1. Warm 6 cups of water in a pan on low heat

2. Add 3 cups of organic turmeric powder and stir

3. When the mix thickens, add either 2 cups of organic coconut oil OR 1 cup coconut oil and 1 cup bone broth AND 3 tbs freshly ground organic black pepper

4. Turn off the heat and keep stirring until the mixture thickens into a paste

*optional: adding 2 tbs Ceylon ground cinnamon if the dog has an odor issue after ingestion (some do and this will counteract that!)

Storage: keep in the fridge for 2 weeks and then freeze

Dosing: For healthy dogs: about 1/4 -1/2 tsp per meal

For pain relief: 1/4 tsp per 10 lbs body weight at least 2x a day (it’s recommended not to start at full dose but gradually work up to it by adding 1/4 tsp every 7 days)

This is a large batch recipe but like I said, there are a lot out there. Some even get more specific about curcumin mg etc which is great but as long as the ratios are correct, that’s all that really matters!

Fermented Fish Stock for Health

So, this one smells even worse than green beef tripe, but the health benefits are more than worth it. I’m still getting Jersey to warm up to it but dogs who love sardines or raw fish should have no problem! The key benefits are:

Kidney health

Joint health

Thyroid health

Digestive health

Liver detox

Skin and coat health

Immune system boost

I wanted to start with kidney health because I know it’s a hard issue to treat. (I spoke about this in a previous post so if you are looking for help there that post has a more comprehensive list of solutions.)

The explanation below is directly from the only people that I know of currently who make it (Answers pet food) my guess is more will come but I know this is made from wild caught and ethically sourced sardines.

“Great for dogs with kidney disease, because it offsets the low protein diet and helps to reduce stress on kidneys. Adding to diet of dogs fed low protein diet kidney disease will help prevent detrimental side effects of low protein; Contains high amounts of arginine, required to metabolize protein waste & reduces blood pressure reducing stress on kidneys. It reduces the need for protein intake by 50% which helps alleviate stress and contains high amounts of arginine which is required by the body to metabolize protein waste.

There is a more comprehensive explanation in the link below.

Answers quick link

Answers detailed

JOINT HEALTH

It contains a substance known as glycoaminoglycans or GAGs. GAGs are a major component of joint cartilage, glucosamine, chondroitin and hyaluronic acid – all things needed for optimal joint support.  It is also high in anti-inflammatory amino acids which helps reduce the swelling that causes arthritis.  Also contained within, is gelatin, whose job it is to coat the joints and act as a shock absorber between joints.  In short, fermented fish stock might just help your dog who suffers from any sort of joint ailments or prevent your healthy dog from ever having issues.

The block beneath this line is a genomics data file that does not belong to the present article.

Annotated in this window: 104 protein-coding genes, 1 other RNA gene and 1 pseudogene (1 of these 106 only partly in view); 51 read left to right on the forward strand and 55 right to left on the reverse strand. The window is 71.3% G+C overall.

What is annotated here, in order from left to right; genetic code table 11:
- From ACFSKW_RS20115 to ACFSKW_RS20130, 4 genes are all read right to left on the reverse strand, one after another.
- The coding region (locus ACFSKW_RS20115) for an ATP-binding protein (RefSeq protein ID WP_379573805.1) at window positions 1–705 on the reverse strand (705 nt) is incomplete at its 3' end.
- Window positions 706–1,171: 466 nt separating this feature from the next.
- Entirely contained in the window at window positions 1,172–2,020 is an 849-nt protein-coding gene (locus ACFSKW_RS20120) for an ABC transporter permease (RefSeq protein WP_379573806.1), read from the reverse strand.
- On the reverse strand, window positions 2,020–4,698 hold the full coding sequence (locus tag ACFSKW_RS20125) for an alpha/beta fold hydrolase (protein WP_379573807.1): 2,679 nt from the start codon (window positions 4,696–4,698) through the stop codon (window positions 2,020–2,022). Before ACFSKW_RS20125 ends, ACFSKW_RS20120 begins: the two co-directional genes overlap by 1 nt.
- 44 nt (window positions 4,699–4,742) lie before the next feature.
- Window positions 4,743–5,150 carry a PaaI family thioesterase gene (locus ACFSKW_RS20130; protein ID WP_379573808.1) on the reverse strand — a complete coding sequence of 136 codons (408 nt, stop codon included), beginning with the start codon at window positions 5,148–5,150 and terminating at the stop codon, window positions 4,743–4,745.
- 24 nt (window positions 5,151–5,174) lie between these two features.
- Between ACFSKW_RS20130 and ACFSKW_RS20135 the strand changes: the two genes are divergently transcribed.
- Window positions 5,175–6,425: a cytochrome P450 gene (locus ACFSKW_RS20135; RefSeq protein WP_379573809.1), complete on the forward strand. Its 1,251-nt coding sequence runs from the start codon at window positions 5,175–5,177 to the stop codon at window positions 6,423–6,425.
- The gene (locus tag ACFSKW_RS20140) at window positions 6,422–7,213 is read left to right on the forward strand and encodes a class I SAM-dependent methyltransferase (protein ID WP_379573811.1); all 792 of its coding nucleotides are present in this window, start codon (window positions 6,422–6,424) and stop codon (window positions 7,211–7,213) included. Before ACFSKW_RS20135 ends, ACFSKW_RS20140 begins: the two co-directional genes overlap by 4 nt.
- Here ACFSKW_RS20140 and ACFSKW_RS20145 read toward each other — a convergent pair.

THYROID

It is a natural source of iodine and thyroid nutrients – perfect for dogs that are pre-disposed to hypothyroidism, dogs that are borderline or dogs who actively have hypothyroidism.

DIGESTION AND LIVER HEALTH

Both the digestive system and the liver are impacted by the fish stock in beneficial ways.  First, gelatin has the ability to line the digestive system which acts as a barrier to bad bacteria, helps heal leaky gut syndrome and helps ease colitis.  It holds digestive juices in the belly longer which aids in digestion of nutrients and aids in increased absorption of vitamins and minerals.  It is high in glycine which encourages liver detox. Glycine is an essential amino acid which helps regulate the making of bile salts and secretion of gastric juices that is required for liver detox.

OMEGA

All Omega fatty acids are concentrated in the fermented sardines which leads to better skin and coat health.

DIABETES

Insulin secretion is stimulated naturally by the fermented sardines.  They are also quite high in magnesium which aids in insulin sensitivity making this a perfect addition to a diabetic pet’s diet.

Fish Stock, when used as a supplement to your pet’s regular diet, will enhance immune function, provide easily absorbed minerals and nutrients, and promotes healing from within.  It can help with joint function and kidney issues as well as give your pet a gorgeous coat.”

So… this is why I’m stoked to try this stuff. It’s a new product for us but getting some buzz so I thought I’d put it out there even though I’m still learning about it myself! If it can help someone now, no reason to wait! We’ll be updating as we learn more!

Annual cleanse time!

Jersey does a gentle cleanse every 6 months that I absolutely love! It helps me feel better about her future and I truly believe that the products that this man produces really are the best!!

This year I’ve tried to kick it up a notch by making my own toothpaste (I could not find a single one that was truly healthy) and by switching to organic laundry soap for all our linens and everything she sleeps on.

…Better late than never!

https://peterdobias.com/pages/dog-cleanse